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Enclaves, language, and the location choice of migrants

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Empirical studies in the migration literature have shown that enclaves (networks) negatively affect the language proficiency of migrants. Most of these studies do not address the choice of location as a function of language skills. Using data on Mexican migration to the US, we show that migrants choose smaller networks as their English language proficiency improves.

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  1. A detailed description of the data as well as a list of the literature using the Mexican Migration Project data can be found at See also Massey and Capoferro (2003) for a detailed description of the sampling strategy and discussions of how representative are the data.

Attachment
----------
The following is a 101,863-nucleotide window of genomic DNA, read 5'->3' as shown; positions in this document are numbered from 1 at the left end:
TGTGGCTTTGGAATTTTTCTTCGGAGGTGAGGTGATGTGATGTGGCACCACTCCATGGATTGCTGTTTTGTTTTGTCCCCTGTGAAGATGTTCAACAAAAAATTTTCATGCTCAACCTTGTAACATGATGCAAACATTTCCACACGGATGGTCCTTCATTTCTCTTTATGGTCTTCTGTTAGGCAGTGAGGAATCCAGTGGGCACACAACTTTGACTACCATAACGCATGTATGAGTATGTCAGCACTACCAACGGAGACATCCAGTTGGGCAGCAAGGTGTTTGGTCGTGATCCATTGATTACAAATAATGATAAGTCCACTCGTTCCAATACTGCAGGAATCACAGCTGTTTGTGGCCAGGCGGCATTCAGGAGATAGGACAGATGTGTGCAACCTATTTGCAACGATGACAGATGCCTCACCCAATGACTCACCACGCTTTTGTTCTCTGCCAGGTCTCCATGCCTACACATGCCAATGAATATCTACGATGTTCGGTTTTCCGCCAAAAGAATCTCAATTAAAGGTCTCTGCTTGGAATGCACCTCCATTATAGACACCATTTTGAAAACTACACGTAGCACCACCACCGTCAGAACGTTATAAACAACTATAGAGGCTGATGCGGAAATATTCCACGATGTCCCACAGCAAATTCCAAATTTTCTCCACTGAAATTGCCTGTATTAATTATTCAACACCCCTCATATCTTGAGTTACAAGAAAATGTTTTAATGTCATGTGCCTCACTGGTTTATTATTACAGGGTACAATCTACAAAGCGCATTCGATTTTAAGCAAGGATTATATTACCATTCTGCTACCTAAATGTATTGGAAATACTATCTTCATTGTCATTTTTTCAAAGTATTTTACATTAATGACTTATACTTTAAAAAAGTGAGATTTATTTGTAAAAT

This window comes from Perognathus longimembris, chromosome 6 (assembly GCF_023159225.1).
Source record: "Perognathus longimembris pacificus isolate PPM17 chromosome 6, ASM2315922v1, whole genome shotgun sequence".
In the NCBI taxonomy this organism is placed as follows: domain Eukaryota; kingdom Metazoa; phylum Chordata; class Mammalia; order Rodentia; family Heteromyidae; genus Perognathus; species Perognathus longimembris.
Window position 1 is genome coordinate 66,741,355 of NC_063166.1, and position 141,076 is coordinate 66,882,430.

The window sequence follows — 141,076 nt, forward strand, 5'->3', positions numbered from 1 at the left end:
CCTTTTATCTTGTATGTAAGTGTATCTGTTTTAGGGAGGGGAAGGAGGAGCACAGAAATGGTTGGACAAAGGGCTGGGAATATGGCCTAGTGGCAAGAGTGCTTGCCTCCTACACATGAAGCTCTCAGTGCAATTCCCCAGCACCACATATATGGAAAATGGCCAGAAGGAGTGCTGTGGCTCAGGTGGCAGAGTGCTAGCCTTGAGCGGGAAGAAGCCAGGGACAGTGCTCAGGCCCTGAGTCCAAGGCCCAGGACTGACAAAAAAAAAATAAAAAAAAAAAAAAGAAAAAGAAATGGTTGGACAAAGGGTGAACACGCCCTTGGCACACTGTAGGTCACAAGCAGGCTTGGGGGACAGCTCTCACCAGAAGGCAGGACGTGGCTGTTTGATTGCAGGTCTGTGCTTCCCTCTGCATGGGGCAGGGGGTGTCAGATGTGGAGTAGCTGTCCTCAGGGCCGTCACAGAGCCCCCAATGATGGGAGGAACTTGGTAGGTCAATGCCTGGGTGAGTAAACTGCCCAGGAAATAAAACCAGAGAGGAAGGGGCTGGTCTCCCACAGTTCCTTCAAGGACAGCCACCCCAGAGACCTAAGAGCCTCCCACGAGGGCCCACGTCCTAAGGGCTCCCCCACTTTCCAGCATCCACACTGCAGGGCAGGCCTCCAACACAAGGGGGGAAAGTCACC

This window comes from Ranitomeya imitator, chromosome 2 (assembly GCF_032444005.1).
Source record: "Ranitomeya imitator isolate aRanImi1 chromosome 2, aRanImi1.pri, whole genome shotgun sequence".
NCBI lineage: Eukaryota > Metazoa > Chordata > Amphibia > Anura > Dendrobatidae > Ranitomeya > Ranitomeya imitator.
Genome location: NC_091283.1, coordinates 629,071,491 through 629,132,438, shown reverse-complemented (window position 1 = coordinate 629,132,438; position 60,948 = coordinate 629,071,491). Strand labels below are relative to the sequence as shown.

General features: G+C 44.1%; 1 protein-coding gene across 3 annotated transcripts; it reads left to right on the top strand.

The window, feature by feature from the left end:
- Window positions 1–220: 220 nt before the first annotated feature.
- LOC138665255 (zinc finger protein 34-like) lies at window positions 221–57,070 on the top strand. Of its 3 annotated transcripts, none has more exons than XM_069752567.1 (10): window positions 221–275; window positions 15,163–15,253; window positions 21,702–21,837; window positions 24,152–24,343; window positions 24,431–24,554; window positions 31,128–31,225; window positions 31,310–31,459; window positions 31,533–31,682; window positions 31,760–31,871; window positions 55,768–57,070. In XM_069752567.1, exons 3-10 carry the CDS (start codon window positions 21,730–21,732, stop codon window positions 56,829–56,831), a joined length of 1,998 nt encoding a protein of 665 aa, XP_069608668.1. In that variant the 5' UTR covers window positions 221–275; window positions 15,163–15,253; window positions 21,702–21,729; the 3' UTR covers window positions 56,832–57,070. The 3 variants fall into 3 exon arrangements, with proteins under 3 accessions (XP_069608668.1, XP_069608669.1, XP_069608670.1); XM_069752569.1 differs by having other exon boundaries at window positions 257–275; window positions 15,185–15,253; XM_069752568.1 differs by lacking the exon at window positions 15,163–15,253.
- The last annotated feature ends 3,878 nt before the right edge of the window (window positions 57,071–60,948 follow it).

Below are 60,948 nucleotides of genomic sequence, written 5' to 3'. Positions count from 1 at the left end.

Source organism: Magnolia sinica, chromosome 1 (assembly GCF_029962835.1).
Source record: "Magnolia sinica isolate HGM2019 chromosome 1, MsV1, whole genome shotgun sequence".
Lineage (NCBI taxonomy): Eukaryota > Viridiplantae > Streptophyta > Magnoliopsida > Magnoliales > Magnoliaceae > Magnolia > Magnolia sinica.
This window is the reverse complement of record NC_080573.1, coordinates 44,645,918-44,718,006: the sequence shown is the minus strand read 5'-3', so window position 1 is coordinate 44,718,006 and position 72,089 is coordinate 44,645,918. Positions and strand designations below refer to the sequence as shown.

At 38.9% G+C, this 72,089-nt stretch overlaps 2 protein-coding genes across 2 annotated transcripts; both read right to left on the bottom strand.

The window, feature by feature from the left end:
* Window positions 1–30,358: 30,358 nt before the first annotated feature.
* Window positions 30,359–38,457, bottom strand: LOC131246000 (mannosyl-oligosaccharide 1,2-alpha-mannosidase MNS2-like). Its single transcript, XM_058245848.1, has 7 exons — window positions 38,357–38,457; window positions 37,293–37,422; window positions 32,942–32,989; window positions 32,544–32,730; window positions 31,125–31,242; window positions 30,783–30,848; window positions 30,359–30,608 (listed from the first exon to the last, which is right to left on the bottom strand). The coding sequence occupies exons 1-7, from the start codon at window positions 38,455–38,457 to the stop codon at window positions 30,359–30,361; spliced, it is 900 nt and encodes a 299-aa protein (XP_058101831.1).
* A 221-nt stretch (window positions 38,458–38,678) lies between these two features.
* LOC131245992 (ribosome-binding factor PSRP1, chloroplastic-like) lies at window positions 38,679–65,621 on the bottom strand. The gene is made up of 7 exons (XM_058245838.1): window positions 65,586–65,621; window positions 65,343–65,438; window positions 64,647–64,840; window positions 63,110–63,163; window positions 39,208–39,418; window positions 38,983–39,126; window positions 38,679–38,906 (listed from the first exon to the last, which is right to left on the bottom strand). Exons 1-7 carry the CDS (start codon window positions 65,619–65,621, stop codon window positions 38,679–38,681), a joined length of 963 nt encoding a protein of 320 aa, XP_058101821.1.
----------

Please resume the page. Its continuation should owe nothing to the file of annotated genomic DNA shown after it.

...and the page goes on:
2. In fact, we consider the choice set to be the locations in the US to which at least one person in our sample migrated. The econometric assumptions that allow us to estimate a conditional logit model ensure that ignoring alternative locations does not influence our estimations.

  3. See Phillips and Massey (2000) for the construction of this variable. We thank Julie Phillips for making this variable available to us.

  4. Self-reported language proficiency measures (like all self-reported measures) may suffer from measurement error (Dustmann and van Soest 2001). However, Rivera-Batiz (1988) uses a data set that includes both English reading test results as well as self-reported English proficiency measures, and shows that the influence of each type of measure on earnings is not substantially different. There is a high correlation between the two measures.

  5. Ideally, we would like to include wages. We employ other variables (total population, unemployment rate) as proxies for wage possibilities.


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We thank Julie Philips for helping us with the data and Robert Stuart for helpful discussions. This paper was partly written while Gil Esptein and Ira Gang were visiting IZA, Bonn.

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Correspondence to Ira N. Gang.

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Responsible editor Klaus F. Zimmermann